Pakistan’s Psychosis


Pakistan psychosis

In a moving reflection on the tragedy presently unfolding in Islamabad, Farrukh Khan Pitafi noted that, “The first casualty in all this is reason”. Sadly, Pitafi sahib may be eulogising something lost well before Imran Khan and Tahirul Qadri mobilised their goondas supporters. Last week, a new extensive survey of Pakistani attitudes was released that includes some startling revelations about how we perceive reality, and just how disconnected we have become from the same.

The survey, which was published with the heading, ‘A less gloomy mood in Pakistan‘ was overlooked by many amid the political chaos. Some of the results are so predictable that they’re hardly worth mentioning. Army continues to receive the highest marks at 87%, up 8 points from the already high 79% they received a year ago.

What are more noteworthy, however, are the public’s attitudes towards society’s ills and their solutions. Those who believe the economy is in good shape have more than doubled from 17% to 37%. This is particularly interesting since the interviews were conducted during a time when IMF was lowering economic growth projections for Pakistan. In fact, when people were asked about issues that had been identified as major problems only a year earlier, they were less likely to say these were still problems. For example, in 2013, 82% said public debt was a very big problem. In 2014, only 58% still thought so – a decline of 24%! Again, let us compare perception to facts. Actual debt to GDP only declined by 1%, and is still higher than it was from 2008 to 2012.

Pakistan debt to GDP

Is public debt simply more acceptable under Nawaz Sharif than under Asif Zardari? The disconnect between perception and reality is hard to explain. If beliefs about the economy are hard to understand, though, our beliefs about national security are even more inexplicable.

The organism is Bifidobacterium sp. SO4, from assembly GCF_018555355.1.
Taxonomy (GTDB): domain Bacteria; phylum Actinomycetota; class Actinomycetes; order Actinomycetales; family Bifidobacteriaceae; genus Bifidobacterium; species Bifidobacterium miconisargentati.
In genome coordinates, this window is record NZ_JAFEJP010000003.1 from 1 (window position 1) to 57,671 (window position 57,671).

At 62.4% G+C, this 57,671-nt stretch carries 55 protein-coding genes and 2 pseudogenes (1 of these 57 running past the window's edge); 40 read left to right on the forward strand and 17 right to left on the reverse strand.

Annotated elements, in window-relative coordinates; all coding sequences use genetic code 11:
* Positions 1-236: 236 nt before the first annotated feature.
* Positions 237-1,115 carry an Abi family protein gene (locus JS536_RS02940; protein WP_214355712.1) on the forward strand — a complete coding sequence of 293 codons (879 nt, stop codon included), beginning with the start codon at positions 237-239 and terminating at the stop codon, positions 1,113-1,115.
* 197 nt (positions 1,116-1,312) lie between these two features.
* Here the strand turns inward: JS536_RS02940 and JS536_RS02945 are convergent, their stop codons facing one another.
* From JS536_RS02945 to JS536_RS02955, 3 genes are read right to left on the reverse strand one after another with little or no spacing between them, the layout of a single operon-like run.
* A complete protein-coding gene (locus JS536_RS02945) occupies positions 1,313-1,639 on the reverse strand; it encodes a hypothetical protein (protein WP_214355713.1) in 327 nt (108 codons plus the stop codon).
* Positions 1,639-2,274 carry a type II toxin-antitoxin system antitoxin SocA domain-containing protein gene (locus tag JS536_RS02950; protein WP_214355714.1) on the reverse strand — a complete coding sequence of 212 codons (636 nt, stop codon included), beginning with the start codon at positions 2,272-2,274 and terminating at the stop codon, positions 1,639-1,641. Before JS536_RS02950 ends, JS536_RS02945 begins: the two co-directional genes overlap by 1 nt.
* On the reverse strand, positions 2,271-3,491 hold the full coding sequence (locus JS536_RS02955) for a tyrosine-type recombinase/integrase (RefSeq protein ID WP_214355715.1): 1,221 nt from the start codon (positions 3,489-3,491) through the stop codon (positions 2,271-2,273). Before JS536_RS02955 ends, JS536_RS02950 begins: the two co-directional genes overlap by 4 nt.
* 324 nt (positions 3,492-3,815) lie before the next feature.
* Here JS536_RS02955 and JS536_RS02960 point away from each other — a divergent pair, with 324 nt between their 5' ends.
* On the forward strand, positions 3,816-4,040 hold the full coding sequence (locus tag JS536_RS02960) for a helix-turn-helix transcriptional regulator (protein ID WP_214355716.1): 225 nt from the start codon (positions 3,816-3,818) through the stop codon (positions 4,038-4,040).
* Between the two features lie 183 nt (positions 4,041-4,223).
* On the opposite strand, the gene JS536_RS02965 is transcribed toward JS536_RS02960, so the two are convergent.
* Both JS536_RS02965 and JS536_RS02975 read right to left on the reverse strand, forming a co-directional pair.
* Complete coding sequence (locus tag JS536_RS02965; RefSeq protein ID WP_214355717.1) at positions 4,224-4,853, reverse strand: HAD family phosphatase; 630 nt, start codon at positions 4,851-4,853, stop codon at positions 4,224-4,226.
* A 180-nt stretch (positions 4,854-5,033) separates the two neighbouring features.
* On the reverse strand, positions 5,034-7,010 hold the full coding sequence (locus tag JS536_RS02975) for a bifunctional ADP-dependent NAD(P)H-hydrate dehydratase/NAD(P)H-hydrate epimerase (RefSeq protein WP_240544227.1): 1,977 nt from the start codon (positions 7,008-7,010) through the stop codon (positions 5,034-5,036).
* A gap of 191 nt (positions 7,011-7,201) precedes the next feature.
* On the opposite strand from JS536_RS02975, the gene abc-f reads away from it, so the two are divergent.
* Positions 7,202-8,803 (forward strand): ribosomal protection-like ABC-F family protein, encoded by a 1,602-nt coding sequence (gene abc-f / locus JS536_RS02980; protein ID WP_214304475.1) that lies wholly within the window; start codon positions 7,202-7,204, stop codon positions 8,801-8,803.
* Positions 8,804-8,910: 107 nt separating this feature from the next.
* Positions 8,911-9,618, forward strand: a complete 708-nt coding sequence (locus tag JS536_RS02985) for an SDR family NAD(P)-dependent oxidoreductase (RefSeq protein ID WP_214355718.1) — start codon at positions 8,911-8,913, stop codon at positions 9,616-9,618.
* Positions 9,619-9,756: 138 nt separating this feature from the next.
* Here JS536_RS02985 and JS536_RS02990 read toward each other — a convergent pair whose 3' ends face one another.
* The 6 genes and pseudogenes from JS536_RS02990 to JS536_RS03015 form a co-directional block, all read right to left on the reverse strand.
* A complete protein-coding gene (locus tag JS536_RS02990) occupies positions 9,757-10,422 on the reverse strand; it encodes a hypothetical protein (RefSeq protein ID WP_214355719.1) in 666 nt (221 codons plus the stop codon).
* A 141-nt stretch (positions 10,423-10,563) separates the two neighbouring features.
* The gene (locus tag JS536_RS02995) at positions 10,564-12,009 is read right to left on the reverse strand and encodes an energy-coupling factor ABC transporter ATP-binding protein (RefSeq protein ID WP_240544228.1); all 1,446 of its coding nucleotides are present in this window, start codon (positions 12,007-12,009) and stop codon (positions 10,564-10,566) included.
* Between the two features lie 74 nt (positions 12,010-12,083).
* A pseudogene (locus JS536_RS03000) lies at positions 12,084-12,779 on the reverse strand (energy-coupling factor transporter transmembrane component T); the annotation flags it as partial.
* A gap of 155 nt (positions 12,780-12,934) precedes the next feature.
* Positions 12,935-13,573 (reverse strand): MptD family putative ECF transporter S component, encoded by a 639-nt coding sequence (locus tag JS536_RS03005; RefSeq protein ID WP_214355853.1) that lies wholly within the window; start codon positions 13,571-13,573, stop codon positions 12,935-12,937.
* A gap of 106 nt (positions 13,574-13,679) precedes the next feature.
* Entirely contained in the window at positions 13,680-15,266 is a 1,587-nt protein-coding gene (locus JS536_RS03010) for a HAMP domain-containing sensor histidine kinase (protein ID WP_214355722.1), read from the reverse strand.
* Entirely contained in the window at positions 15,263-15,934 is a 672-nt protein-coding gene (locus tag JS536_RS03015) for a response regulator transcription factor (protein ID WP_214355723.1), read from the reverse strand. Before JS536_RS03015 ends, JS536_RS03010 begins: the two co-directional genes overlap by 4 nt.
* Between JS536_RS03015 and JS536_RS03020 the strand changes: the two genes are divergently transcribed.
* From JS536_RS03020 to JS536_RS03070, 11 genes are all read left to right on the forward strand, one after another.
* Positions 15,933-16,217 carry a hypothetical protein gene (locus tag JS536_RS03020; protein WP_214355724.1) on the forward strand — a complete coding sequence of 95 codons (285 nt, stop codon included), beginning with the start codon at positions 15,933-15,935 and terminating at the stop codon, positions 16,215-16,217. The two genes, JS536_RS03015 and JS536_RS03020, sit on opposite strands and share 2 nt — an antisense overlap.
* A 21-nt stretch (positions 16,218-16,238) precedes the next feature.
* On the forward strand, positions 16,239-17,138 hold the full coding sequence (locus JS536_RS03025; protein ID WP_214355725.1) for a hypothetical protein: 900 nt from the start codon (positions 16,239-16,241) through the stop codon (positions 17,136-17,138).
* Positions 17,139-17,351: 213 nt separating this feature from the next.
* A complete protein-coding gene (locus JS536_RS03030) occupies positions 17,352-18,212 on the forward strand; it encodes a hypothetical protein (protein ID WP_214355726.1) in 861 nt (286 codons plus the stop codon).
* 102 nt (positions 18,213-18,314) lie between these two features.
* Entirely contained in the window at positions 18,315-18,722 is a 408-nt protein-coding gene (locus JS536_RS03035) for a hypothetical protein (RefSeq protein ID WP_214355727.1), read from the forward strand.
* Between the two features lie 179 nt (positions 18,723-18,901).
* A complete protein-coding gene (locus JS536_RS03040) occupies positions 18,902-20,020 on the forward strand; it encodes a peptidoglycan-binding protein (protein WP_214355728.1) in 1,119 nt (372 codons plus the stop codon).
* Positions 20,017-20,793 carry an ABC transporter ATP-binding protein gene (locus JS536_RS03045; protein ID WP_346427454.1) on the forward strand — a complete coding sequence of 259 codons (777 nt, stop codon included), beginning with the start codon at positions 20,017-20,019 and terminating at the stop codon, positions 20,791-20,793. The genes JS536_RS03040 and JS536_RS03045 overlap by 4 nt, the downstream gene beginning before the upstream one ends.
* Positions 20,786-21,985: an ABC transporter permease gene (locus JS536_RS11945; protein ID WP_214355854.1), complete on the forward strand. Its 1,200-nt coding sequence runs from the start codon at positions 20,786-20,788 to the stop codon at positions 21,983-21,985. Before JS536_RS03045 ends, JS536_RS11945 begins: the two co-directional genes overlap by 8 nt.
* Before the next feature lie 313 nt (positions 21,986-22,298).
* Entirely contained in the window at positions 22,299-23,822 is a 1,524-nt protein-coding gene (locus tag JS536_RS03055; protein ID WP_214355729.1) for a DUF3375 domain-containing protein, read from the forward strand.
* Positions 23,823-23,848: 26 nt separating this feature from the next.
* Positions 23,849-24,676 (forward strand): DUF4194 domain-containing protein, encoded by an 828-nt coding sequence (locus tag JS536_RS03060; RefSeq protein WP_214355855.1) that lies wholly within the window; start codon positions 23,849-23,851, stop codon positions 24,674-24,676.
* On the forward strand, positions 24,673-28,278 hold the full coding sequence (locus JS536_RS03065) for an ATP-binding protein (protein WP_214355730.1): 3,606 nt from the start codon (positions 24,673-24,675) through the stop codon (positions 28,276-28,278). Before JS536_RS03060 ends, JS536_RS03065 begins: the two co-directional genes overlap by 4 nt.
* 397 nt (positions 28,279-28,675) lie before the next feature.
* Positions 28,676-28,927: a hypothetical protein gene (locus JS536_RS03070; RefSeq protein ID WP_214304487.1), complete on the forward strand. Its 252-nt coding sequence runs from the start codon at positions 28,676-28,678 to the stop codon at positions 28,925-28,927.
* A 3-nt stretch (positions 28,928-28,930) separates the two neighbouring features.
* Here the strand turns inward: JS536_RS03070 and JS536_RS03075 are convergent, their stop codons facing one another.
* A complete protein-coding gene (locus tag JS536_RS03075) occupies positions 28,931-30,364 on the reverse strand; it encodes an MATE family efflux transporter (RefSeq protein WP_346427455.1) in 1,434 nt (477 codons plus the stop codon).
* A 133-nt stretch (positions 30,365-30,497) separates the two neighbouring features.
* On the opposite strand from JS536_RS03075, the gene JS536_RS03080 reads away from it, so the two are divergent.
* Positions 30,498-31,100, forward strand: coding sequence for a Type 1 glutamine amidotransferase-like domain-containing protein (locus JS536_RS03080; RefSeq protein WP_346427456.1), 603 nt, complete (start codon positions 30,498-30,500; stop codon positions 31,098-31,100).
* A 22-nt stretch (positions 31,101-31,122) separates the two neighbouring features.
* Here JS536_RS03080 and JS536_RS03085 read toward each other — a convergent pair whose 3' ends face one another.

According to this poll, jihadi militants responsible for killing over 50,000 innocent Pakistanis are not our national security threat. India is.

When asked to rate the greatest threat facing their country – the Taliban, al Qaeda, or India – Pakistanis tend to cite their neighbor to the east: 51% believe India is the biggest threat, up from 38% in 2013. One-in-four name the Taliban and only 2% say al Qaeda.

Twice as many people believe India is a greater threat than the people actually killing us. Again, bear in mind that this survey was conducted two months before Zarb-e-Azb began, so it cannot be explained away by the public relations campaign that has accompanied Army’s anti-Taliban operations in North Waziristan.

Yes, you say, but anti-India sentiments are embedded in our psyche from such early age that they are bound to influence our perceptions. So let us examine a third and equally as serious issue that plagues our country: Sectarianism.

According to the survey, sectarian tensions are no longer as serious a problem as they once were. Not just less serious, but 20% less! According to the survey, in early 2013, 59% people said sectarian tensions were ‘a very big problem’. This year, only 39% – a drop of 20%. Meanwhile, in the real world over the past year, sectarian violence rose to record levels.

Sectarian-related terrorist attacks in 2013

Province Number of Killed Injured Attacks
Balochistan 33 278 499
Sindh 132 215 319
Punjab 17 32 29
KP/FATA 26 133 348
Total 208 658 1,195

In the field of psychology, ‘psychosis’ is a generic term used to describe a loss of contact with reality. Usually, this term refers to an individual. But what do we say when an entire nation loses contact with reality? And, more importantly, how do we begin to heal?


Author: Mahmood Adeel